Studies vital to patient survival

I met one of the most memorable patients of my medical career in 1981 when I was an intern at Vanderbilt Children’s Hospital. Her name was Wanda, a beautiful, skinny 7-year old with an aggressive form of acute leukemia that required frequent admissions to the hospital.

Her family was poor and unable to stay with Wanda in the hospital, so the nursing staff became her surrogate family.
In those days, interns were responsible for drawing blood and starting IVs. With Wanda, this was a huge challenge as she was petrified of needles. She was so ill that she needed blood work daily.

Every morning, she engaged me and her nurse in a lengthy and skillful debate about the necessity of having her blood drawn. Then, she insisted on negotiating the nuances of every step of the blood-drawing procedure in excruciating detail: how tight the tourniquet was on her arm, how much blood was drawn, the size of the needle and so on.

I showed a lot of patience, but in the end, the ordeal usually evolved into a screaming tantrum as I prevailed in obtaining a blood sample. One morning, as the usual debate started, Wanda blurted out: “I should get to draw your blood, Dr. Barnard!”

Initially taken aback, I quickly and astutely (so I thought) reasoned that permitting her to draw my blood might prove a valuable therapeutic strategy by which she would resolve her needle phobia.

I agreed to let her draw a blood sample from my arm. With her nurse in assistance, this girl went through all the requisite preliminary steps by applying the tourniquet, swabbing with alcohol and then proceeded to deftly draw my blood with the all the skill of an experienced phlebotomist.

Unfortunately, this exercise did nothing to end her fear of needles, blunting my enthusiasm for a career in pediatric psychiatry, but impressing me with how much children really absorb from the daily routine of their medical care.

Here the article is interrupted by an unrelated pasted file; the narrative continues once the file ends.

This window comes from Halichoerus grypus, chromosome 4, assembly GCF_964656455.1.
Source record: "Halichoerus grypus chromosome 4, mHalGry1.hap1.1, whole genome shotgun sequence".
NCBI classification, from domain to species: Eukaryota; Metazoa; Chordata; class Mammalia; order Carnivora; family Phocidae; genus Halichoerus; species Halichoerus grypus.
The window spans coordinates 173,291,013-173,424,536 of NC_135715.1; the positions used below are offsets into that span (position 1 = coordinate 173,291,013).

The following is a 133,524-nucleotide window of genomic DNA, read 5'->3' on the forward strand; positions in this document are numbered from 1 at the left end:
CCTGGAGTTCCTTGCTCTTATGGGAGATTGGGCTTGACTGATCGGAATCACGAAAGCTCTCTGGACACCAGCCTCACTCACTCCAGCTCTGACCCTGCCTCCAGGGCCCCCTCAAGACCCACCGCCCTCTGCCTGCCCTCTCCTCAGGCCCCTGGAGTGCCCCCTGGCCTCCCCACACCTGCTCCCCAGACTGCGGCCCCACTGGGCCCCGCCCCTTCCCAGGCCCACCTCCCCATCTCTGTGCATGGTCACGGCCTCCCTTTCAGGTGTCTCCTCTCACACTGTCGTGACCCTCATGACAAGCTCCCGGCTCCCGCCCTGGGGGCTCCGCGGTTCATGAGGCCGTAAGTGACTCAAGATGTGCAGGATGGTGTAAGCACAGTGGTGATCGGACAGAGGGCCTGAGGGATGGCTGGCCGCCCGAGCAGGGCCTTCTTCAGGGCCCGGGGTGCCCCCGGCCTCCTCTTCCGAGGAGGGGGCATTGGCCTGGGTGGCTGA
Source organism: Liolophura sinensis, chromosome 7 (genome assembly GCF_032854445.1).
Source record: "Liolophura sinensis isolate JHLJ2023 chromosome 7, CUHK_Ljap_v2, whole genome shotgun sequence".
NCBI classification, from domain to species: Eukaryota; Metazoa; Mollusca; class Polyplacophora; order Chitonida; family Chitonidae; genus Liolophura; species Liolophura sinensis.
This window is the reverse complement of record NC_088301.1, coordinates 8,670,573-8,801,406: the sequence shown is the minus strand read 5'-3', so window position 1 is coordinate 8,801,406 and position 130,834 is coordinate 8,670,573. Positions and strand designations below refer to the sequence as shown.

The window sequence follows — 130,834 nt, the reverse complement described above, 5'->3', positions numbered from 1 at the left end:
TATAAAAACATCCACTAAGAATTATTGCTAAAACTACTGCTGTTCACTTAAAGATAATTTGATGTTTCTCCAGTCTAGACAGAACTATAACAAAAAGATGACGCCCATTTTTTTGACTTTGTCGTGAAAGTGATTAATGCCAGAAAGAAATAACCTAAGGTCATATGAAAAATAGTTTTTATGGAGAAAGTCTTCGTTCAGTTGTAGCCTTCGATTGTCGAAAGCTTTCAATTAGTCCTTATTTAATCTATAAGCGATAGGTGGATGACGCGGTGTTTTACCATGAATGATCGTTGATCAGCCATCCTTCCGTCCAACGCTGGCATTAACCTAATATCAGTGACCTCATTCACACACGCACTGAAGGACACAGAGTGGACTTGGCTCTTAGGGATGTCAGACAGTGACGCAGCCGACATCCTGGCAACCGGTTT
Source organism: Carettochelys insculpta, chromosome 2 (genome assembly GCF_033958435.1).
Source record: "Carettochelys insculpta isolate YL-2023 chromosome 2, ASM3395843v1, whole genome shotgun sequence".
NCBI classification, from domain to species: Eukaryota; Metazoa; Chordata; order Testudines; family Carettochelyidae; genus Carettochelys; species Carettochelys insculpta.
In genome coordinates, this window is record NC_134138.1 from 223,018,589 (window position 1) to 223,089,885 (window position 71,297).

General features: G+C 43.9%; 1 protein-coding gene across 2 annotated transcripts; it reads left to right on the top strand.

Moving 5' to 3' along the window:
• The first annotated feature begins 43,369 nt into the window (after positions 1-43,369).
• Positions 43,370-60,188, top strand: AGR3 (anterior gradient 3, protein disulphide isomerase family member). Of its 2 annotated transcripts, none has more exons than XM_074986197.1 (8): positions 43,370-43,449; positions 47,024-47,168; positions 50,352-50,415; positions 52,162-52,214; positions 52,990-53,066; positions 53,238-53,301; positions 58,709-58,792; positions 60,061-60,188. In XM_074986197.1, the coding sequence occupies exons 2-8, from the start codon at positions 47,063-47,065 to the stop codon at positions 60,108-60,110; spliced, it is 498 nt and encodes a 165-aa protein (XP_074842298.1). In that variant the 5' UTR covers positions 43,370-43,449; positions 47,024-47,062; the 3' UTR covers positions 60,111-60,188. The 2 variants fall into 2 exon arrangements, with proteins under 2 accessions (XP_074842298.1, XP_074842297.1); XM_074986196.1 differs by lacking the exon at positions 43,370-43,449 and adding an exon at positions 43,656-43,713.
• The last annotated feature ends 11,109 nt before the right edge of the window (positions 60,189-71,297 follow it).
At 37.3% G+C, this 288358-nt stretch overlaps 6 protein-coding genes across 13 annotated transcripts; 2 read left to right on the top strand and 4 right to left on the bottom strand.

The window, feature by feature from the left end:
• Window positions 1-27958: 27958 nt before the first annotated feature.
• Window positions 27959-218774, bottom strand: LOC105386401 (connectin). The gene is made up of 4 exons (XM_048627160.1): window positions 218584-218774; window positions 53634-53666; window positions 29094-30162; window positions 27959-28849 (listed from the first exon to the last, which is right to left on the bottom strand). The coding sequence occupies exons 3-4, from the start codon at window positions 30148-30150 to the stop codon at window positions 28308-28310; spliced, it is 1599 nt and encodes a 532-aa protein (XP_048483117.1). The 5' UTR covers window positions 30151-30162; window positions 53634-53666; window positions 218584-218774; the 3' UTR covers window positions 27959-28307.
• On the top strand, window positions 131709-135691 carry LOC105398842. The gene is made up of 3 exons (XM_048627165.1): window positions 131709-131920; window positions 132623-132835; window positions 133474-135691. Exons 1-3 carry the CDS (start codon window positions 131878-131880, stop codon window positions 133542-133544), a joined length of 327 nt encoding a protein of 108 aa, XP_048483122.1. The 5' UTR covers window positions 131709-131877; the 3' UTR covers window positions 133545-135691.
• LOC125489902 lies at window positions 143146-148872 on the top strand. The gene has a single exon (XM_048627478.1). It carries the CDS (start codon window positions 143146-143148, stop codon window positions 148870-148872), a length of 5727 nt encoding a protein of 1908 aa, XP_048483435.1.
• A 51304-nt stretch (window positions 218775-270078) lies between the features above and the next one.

This curious bonding experience established Wanda as one of my favorite patients.

Wanda died of acute myelogenous leukemia about 18 months after her diagnosis. The cards were stacked against her from the beginning, as 5-year survival rates, the statistic most commonly used to describe the outcome of cancer treatment, were about 30 percent for AML in the early 1980s.

I am distressed and disappointed to report that 30 years later, the 5-year survival rate is only slightly better than 50 percent. That’s not a statistic parents want to hear.

All physicians and scientists working in the field of cancer research are frustrated by the lack of major progress in the treatment of certain types of cancer such as childhood AML. Notwithstanding, we are exceedingly hopeful – now more than ever – that we are on the cusp of major breakthroughs.

The hope rests in research that employs sophisticated genetic approaches that describe in exquisite detail the characteristics of an individual child’s cancer.

High throughput screening methods for drug discovery and testing will shorten the timeline required for clinical trials that will determine the best possible treatments.

This type of research is exceedingly expensive, but a customized treatment protocol designed to cure each child is truly an achievable goal. Beautiful children like Wanda deserve no less.

Used with permission from The Columbus Dispatch – originally published 9.16.2009

Learn more about how you can help by participating in a clinical research study.

Dr. John Barnard physician and scientist

Read more posts from Dr. Barnard


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Categories: The Researcher's Point of View

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